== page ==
Friday, April 10, 2009

La Llorona

There was a beautiful widow who had two children. Although her children meant the world to her, she knew that she could not support them on her own and so she began to search for a new husband. She spent most of her evenings in saloons, cafes, anywhere where the men of her town would gather, searching for a husband who could help support her family. One night while she was out, bandits attacked her home and killed her children. When she returned home, she saw what had happened, and the knowledge that she might have been able to stop the murders had she been home rather than at the saloon drove her insane. She began to wander, crying "where are my children?" To this day, her ghost is still seen wandering the countryside, calling out for her lost children.

If that sounds a bit off, try this version:

A widow with two children fell in love with a man who had no interest in children. After trying for a long time to get his attention, she finally decided that her children were the impediment, and so she drowned them in the river. When the man discovered what she had done, he was horrified and refused to have anything to do with her. She was hung, but her ghost can still be seen wandering the riverbanks, crying for her lost children.

Still not quite right? How about this version:

A woman married and had two children with a horrible man, a ne'er do-well and a philanderer. One evening, he came home with another woman on his arm. He told his wife that he wished to see his children, but that she meant nothing to him any longer, he had replaced her with someone younger an prettier. The only way to get revenge against this man was to kill the children, which she did. After she had drowned them in the river, she realized what she had done, and gave herself up to the authorities. To this day, her ghost can still be seen wandering the banks of the river, crying and searching for her lost children."

...and there are many other versions. In some, the mother murders her children, in others they die due to her neglect, and in others she is arguably blameless in their deaths, and yet blames herself anyway. In some versions, she kills herself, in others she is executed, and in others she dies a natural death but is condemned to Earth by God for her failings as a mother.

Commentary: La Llorona (pronounced La Ya-Rona) or "the crying woman" is one of the classic ghost stories. Although this story is a common urban legend, it has been attached to many specific locations throughout the Americas, primarily Latin America and locations with large Hispanic populations within the U.S. and Canada. In addition to tellings of the story, reported sightings of La Llorona are common in these areas as well.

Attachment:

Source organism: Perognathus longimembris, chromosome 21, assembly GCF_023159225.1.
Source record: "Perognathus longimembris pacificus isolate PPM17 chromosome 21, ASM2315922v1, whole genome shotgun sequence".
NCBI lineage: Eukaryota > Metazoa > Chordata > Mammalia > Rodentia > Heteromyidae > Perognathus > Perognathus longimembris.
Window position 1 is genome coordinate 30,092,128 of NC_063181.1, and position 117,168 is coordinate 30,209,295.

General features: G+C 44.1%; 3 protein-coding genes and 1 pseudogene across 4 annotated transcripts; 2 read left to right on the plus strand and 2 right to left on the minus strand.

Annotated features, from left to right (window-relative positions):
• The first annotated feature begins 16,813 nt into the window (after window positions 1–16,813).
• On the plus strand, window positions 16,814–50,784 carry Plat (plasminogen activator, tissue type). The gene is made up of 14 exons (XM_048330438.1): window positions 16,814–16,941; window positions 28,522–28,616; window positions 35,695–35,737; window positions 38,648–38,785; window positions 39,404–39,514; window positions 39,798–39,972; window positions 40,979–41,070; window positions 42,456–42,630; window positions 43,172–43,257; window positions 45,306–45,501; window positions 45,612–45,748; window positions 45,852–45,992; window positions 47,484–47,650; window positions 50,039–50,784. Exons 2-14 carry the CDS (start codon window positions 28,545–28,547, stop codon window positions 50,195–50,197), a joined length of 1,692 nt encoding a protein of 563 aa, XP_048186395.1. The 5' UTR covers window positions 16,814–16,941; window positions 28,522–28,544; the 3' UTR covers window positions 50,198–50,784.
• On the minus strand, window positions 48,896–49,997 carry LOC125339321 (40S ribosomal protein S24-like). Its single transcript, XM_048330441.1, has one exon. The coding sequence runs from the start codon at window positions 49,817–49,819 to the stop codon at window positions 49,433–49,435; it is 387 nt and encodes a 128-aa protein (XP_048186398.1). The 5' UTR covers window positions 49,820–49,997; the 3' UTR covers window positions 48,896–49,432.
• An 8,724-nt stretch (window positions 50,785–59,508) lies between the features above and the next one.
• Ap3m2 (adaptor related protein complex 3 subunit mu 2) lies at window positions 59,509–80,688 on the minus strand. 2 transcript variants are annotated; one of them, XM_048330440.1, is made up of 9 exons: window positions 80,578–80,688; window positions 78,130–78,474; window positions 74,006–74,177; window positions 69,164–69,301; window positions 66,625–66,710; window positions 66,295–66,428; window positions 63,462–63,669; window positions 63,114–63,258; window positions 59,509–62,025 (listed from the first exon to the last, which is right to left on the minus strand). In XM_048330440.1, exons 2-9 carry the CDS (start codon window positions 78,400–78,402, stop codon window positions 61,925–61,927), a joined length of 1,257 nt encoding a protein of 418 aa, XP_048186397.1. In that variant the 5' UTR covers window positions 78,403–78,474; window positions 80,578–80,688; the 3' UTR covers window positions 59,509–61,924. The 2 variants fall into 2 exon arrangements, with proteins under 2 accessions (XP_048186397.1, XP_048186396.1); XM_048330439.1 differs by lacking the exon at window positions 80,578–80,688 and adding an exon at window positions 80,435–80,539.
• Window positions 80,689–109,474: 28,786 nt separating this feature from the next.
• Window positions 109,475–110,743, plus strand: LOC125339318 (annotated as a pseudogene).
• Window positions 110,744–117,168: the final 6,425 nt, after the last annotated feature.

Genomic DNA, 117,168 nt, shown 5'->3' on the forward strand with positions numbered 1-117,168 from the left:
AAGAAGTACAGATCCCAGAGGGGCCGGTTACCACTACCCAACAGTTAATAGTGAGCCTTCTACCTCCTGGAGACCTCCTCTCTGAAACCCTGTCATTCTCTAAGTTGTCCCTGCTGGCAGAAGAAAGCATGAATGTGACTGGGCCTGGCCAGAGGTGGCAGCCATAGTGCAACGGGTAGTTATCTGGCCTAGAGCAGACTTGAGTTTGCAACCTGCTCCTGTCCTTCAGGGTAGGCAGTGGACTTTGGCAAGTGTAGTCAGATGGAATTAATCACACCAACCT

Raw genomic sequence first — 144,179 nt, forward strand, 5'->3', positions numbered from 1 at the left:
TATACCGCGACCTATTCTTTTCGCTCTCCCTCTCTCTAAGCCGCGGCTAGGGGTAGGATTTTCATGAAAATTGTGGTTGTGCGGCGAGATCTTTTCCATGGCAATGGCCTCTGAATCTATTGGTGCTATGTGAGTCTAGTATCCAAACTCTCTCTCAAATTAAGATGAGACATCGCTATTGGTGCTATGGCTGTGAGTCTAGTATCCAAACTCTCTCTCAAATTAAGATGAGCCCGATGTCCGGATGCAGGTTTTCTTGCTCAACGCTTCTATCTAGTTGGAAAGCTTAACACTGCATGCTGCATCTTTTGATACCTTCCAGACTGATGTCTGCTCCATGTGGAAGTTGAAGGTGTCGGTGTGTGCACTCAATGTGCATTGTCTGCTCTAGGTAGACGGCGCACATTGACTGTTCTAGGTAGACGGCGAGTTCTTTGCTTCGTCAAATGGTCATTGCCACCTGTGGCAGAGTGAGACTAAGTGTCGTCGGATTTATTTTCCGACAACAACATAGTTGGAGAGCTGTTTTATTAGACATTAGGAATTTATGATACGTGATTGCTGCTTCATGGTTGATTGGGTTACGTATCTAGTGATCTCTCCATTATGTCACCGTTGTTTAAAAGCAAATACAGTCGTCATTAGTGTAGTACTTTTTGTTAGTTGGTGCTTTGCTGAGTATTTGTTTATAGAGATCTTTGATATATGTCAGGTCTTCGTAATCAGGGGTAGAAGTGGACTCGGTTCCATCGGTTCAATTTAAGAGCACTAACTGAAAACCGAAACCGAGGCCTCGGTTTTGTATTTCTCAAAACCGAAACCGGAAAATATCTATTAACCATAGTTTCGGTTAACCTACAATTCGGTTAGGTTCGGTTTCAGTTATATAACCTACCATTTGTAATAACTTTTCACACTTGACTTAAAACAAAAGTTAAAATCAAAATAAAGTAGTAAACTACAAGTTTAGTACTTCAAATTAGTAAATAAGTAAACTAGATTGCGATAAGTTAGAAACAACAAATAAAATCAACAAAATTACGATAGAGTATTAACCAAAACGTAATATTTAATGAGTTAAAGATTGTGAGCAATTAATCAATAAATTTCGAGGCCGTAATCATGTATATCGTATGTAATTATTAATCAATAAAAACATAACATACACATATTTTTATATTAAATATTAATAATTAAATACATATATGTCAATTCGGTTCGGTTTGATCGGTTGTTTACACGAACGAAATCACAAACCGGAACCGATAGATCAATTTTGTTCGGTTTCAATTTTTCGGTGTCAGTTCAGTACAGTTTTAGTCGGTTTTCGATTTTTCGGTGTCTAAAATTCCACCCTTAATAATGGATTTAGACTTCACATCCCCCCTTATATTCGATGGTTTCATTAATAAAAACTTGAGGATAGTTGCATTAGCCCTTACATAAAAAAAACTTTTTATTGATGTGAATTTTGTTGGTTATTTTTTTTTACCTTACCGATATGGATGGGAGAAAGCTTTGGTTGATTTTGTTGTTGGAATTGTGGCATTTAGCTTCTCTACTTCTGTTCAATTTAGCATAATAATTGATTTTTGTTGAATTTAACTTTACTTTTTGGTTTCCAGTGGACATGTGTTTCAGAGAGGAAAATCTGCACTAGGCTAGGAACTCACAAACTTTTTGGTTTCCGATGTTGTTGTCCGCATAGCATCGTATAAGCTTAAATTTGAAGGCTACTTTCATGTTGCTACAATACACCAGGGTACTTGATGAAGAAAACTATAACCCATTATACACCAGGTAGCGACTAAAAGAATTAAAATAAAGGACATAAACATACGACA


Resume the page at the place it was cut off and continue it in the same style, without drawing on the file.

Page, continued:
The origins and meaning of the story are very much open to intepretation.

One origin claimed for the story is that the Aztec the goddess Cihuacoatl or Coatlicue appeared before the Spanish arrived, crying for the death of her children, thus prophesying the destruction of the Aztec empire at the hands of the conquistadors. Over time, this story may have evolved into the La Llorona story. However, I am very skeptical of this, as the story of the prophecy sounds like a story developed after the destruction of the empire in an attempt to mythologize and make sense of the empire's destruction, and therefore it seems just as likely that later La Llorona tales influenced this story as that a pre-Colonial story morphed into La Llorona.

Another source that is often broguht up is the Banshee of Irish folkore. While there are some similarities, and a few specific La Llorona stories clearly claim that the crying woman is a harbinger of death, there are also a number of differences (La Llorona is a ghost, while the Banshee is a fey spirit, just for starters). Also, La Llorona appears in places with large Spanish-speaking populations, begging the question of why these people would be continuing an Irish story. It is nonetheless very likely that Banshee stories did influence the development of various La Llorona stories.

Most likely in my own personal estimation, the story began as a folktale in Latin America and moved along with immigrant populations throughout the Americas. Local conditions, different storytellers, and local traditions influenced the further development of the story, and as such, you have a number of different variations now.

The purpose of the story is also variable. First and foremost, it seems to be a campfire story - the sort of story that friends tell each other for entertainment, without taking the story too seriously. A second function appears to be as a safety tool for parents - water figures prominently in many (if not most) versions of the story and the ghost is usually reported at the riverbanks, suggesting that the story may be used to scare kids away from drowning hazards, and in the arid southwest of the United States (one of the places where this story is especially popular) flash floods in the arroyos are a deadly hazard.

Also, La Llorona appears to have become something of a boogey man, with parents telling their children "if you're not good, La Llorona will get you!"

The ghost story is a popular one, and has served as the basis for a film. What seperates it from most urban legends is that, as mobile and clearly "urban-legendish" as it is, there are still sightings of La Llorona, elevating it to an allegedly true ghost story.

Special Treat: The guys from Hometown Tales put together a video segment on the La Llarona legend as it is known in New Mexico. Check it out:

SOURCES: Internet, Internet

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